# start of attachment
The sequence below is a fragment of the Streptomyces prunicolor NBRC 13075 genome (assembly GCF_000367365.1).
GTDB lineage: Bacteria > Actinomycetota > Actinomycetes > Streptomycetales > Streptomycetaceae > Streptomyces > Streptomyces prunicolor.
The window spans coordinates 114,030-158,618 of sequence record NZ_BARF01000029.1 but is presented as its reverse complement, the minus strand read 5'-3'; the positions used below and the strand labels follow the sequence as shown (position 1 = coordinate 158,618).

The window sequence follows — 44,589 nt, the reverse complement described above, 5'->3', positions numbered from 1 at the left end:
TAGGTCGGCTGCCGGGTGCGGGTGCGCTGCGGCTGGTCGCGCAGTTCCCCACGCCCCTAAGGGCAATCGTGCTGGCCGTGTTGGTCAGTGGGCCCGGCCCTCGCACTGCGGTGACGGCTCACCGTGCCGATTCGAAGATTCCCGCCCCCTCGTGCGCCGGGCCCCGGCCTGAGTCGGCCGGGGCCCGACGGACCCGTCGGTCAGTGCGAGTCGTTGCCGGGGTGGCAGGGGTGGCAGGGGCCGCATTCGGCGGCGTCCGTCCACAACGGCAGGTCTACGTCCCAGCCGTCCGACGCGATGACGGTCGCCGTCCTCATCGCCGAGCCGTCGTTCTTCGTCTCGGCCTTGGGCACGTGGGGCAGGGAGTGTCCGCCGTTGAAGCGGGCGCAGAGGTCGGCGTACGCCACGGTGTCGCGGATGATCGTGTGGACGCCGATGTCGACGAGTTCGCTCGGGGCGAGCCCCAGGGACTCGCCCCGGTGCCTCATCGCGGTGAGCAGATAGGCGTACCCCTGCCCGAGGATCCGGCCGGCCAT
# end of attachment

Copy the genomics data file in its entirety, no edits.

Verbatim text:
The sequence below is a fragment of the Streptomyces prunicolor NBRC 13075 genome (assembly GCF_000367365.1).
GTDB lineage: Bacteria > Actinomycetota > Actinomycetes > Streptomycetales > Streptomycetaceae > Streptomyces > Streptomyces prunicolor.
The window spans coordinates 114,030-158,618 of sequence record NZ_BARF01000029.1 but is presented as its reverse complement, the minus strand read 5'-3'; the positions used below and the strand labels follow the sequence as shown (position 1 = coordinate 158,618).

The window sequence follows — 44,589 nt, the reverse complement described above, 5'->3', positions numbered from 1 at the left end:
TAGGTCGGCTGCCGGGTGCGGGTGCGCTGCGGCTGGTCGCGCAGTTCCCCACGCCCCTAAGGGCAATCGTGCTGGCCGTGTTGGTCAGTGGGCCCGGCCCTCGCACTGCGGTGACGGCTCACCGTGCCGATTCGAAGATTCCCGCCCCCTCGTGCGCCGGGCCCCGGCCTGAGTCGGCCGGGGCCCGACGGACCCGTCGGTCAGTGCGAGTCGTTGCCGGGGTGGCAGGGGTGGCAGGGGCCGCATTCGGCGGCGTCCGTCCACAACGGCAGGTCTACGTCCCAGCCGTCCGACGCGATGACGGTCGCCGTCCTCATCGCCGAGCCGTCGTTCTTCGTCTCGGCCTTGGGCACGTGGGGCAGGGAGTGTCCGCCGTTGAAGCGGGCGCAGAGGTCGGCGTACGCCACGGTGTCGCGGATGATCGTGTGGACGCCGATGTCGACGAGTTCGCTCGGGGCGAGCCCCAGGGACTCGCCCCGGTGCCTCATCGCGGTGAGCAGATAGGCGTACCCCTGCCCGAGGATCCGGCCGGCCAT